On Sunday, we had our first picnic potluck for the Fitness & Frozen Grapes and Jen's Best Life Book Club! In May, we read Savor: Mindful Eating, Mindful Life by Thich Nhat Hanh and Dr. Lillian Cheung.
The book combined Buddhist philosophy with scientific research on nutrition and eating. Going in, I thought I'd learn a bit about being more mindful about eating, yet I found myself really struggling with some of the most basic ideas.
For example, I rarely just eat. I'm always eating while checking email, eating while watching TV, or eating while checking Twitter and watching TV. Eep! The book talked a lot about how when we are not aware of what we're doing, being fully "present" for eating, for example, we don't fully process how much we've eaten and fail to register both the joy of the food and how full we are.
As we discussed at the picnic, multitasking while eating is part of a greater multitasking epidemic. We all agreed that the simple act of walking a few blocks always required a smart phone to keep ourselves entertained.
I found myself having an incredibly hard time doing nothing but eating. I wanted to check my email! Read an article on the Internet! Do SOMETHING. So in order to keep my focus on my food, I've started saying what I'm eating in my head, forcing my mind to focus on the food. For example, if I'm eating a banana as a snack, I repeat "banana" in my mind to focus on the banana. It's kind of crazy how much more flavor I taste when I do this!
We also discussed how we're all fast eaters -- I certainly tend to gulp down my food -- and how the book recommended chewing many times before swallowing and taking time to really process your food. This is another trick to avoid overeating, and it's something I could work on as well. I find that while I generally eat quite healthy, I also tend to eat too much of those healthy things because it tastes so good!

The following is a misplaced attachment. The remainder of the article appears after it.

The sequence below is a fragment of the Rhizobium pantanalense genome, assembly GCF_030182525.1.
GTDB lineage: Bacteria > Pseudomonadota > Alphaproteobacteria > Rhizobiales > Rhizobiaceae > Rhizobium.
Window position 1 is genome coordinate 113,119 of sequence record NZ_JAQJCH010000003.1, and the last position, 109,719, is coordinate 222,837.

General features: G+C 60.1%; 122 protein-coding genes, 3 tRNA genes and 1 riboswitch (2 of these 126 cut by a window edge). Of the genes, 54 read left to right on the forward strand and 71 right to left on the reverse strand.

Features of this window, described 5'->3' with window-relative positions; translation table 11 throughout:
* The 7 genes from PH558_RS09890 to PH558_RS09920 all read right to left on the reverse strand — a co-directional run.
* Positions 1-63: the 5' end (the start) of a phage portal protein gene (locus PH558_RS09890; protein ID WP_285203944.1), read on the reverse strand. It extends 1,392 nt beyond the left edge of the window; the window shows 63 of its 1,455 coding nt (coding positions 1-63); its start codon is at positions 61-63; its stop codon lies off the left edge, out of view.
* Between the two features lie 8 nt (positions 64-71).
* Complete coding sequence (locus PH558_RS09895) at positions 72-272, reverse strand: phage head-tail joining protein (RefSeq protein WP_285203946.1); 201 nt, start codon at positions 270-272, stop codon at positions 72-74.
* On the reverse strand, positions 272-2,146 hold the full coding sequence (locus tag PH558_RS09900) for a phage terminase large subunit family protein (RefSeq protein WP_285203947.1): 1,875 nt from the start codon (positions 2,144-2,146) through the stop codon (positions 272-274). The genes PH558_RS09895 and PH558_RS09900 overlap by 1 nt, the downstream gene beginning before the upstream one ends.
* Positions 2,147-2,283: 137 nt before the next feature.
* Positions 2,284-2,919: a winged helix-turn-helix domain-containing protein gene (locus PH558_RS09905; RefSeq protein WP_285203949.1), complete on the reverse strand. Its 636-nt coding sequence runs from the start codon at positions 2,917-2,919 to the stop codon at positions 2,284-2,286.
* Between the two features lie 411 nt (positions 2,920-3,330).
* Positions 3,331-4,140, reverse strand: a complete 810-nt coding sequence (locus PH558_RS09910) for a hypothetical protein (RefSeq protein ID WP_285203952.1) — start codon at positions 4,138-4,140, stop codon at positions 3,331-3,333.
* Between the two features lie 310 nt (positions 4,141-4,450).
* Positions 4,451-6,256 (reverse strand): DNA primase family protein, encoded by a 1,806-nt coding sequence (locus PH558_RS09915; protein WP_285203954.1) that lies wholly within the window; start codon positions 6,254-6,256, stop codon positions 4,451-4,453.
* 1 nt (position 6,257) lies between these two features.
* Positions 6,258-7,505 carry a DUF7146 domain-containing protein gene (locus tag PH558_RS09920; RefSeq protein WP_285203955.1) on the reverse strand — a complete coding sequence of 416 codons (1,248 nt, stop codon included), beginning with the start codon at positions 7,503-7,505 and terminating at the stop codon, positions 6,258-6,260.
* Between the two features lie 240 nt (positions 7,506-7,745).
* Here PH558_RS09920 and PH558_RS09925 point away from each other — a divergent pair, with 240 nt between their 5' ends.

I really enjoyed getting a different perspective on eating and learning more about nutrition. While some of the information was a recap, such as the environmental benefits of a plant-based diet, it was still good to get a refresher.
Alex, at Brain Body Because, also wrote a recap of the book -- check it out here!
|Inaugural Book Club Picnic Potluckers!|
Carrie, me, Emily, and Lynette
Drawing on new research on endurance sports, best-selling author Matt Fitzgerald explores the practices of elite runners to explain why their techniques can be effective for all runners. RUN: The Mind-Body Method of Running by Feel will help runners reach their full potential by teaching them how to train in the most personalized and adaptable way.Fitzgerald's mind-body method will revolutionize how runners think about training, their personal limits, and their potential. RUN explains how to interpret emotional and physical messages like confidence, enjoyment, fatigue, suffering, and aches and pains. RUN guides readers toward the optimal balance of intensity and enjoyment, volume and recovery, repetition and variation. As the miles add up, runners will become increasingly confident that they are doing the right training on the right day, from one season to the next.
Since fall race training season is starting soon, we figured this would be a fantastic sports psychology book to read! We'll be meeting Sunday, July 21 to discuss the book over another potluck picnic. If you haven't already, sign up here to get more information!
Did you read Savor? What were your thoughts?